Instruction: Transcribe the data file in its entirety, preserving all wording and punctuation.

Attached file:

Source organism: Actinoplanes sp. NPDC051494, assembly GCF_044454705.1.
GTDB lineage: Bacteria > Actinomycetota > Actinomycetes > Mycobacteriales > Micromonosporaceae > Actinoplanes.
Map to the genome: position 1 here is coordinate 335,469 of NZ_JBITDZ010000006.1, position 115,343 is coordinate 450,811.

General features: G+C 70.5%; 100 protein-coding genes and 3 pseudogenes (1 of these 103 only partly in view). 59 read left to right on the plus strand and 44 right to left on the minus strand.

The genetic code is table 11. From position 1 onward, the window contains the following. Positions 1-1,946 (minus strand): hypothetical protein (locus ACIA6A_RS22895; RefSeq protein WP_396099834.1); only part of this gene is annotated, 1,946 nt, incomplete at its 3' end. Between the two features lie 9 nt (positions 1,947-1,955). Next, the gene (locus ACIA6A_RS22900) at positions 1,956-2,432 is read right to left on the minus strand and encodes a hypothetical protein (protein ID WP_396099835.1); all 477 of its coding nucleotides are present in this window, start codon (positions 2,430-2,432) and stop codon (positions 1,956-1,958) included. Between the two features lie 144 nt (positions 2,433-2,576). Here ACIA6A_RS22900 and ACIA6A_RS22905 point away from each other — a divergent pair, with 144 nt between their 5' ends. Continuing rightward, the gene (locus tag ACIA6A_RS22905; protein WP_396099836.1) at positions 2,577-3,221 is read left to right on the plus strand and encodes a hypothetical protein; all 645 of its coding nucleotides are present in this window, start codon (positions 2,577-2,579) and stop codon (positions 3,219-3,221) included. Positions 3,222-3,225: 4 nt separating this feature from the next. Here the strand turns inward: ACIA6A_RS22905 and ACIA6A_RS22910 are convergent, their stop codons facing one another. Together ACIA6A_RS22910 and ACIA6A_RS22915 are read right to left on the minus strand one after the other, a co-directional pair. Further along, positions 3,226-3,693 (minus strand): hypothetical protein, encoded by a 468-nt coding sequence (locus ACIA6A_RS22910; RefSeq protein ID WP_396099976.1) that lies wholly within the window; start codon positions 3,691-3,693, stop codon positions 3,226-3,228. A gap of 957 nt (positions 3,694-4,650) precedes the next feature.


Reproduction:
Source organism: Actinoplanes sp. NPDC051494, assembly GCF_044454705.1.
GTDB lineage: Bacteria > Actinomycetota > Actinomycetes > Mycobacteriales > Micromonosporaceae > Actinoplanes.
Map to the genome: position 1 here is coordinate 335,469 of NZ_JBITDZ010000006.1, position 115,343 is coordinate 450,811.

General features: G+C 70.5%; 100 protein-coding genes and 3 pseudogenes (1 of these 103 only partly in view). 59 read left to right on the plus strand and 44 right to left on the minus strand.

The genetic code is table 11. From position 1 onward, the window contains the following. Positions 1-1,946 (minus strand): hypothetical protein (locus ACIA6A_RS22895; RefSeq protein WP_396099834.1); only part of this gene is annotated, 1,946 nt, incomplete at its 3' end. Between the two features lie 9 nt (positions 1,947-1,955). Next, the gene (locus ACIA6A_RS22900) at positions 1,956-2,432 is read right to left on the minus strand and encodes a hypothetical protein (protein ID WP_396099835.1); all 477 of its coding nucleotides are present in this window, start codon (positions 2,430-2,432) and stop codon (positions 1,956-1,958) included. Between the two features lie 144 nt (positions 2,433-2,576). Here ACIA6A_RS22900 and ACIA6A_RS22905 point away from each other — a divergent pair, with 144 nt between their 5' ends. Continuing rightward, the gene (locus tag ACIA6A_RS22905; protein WP_396099836.1) at positions 2,577-3,221 is read left to right on the plus strand and encodes a hypothetical protein; all 645 of its coding nucleotides are present in this window, start codon (positions 2,577-2,579) and stop codon (positions 3,219-3,221) included. Positions 3,222-3,225: 4 nt separating this feature from the next. Here the strand turns inward: ACIA6A_RS22905 and ACIA6A_RS22910 are convergent, their stop codons facing one another. Together ACIA6A_RS22910 and ACIA6A_RS22915 are read right to left on the minus strand one after the other, a co-directional pair. Further along, positions 3,226-3,693 (minus strand): hypothetical protein, encoded by a 468-nt coding sequence (locus ACIA6A_RS22910; RefSeq protein ID WP_396099976.1) that lies wholly within the window; start codon positions 3,691-3,693, stop codon positions 3,226-3,228. A gap of 957 nt (positions 3,694-4,650) precedes the next feature.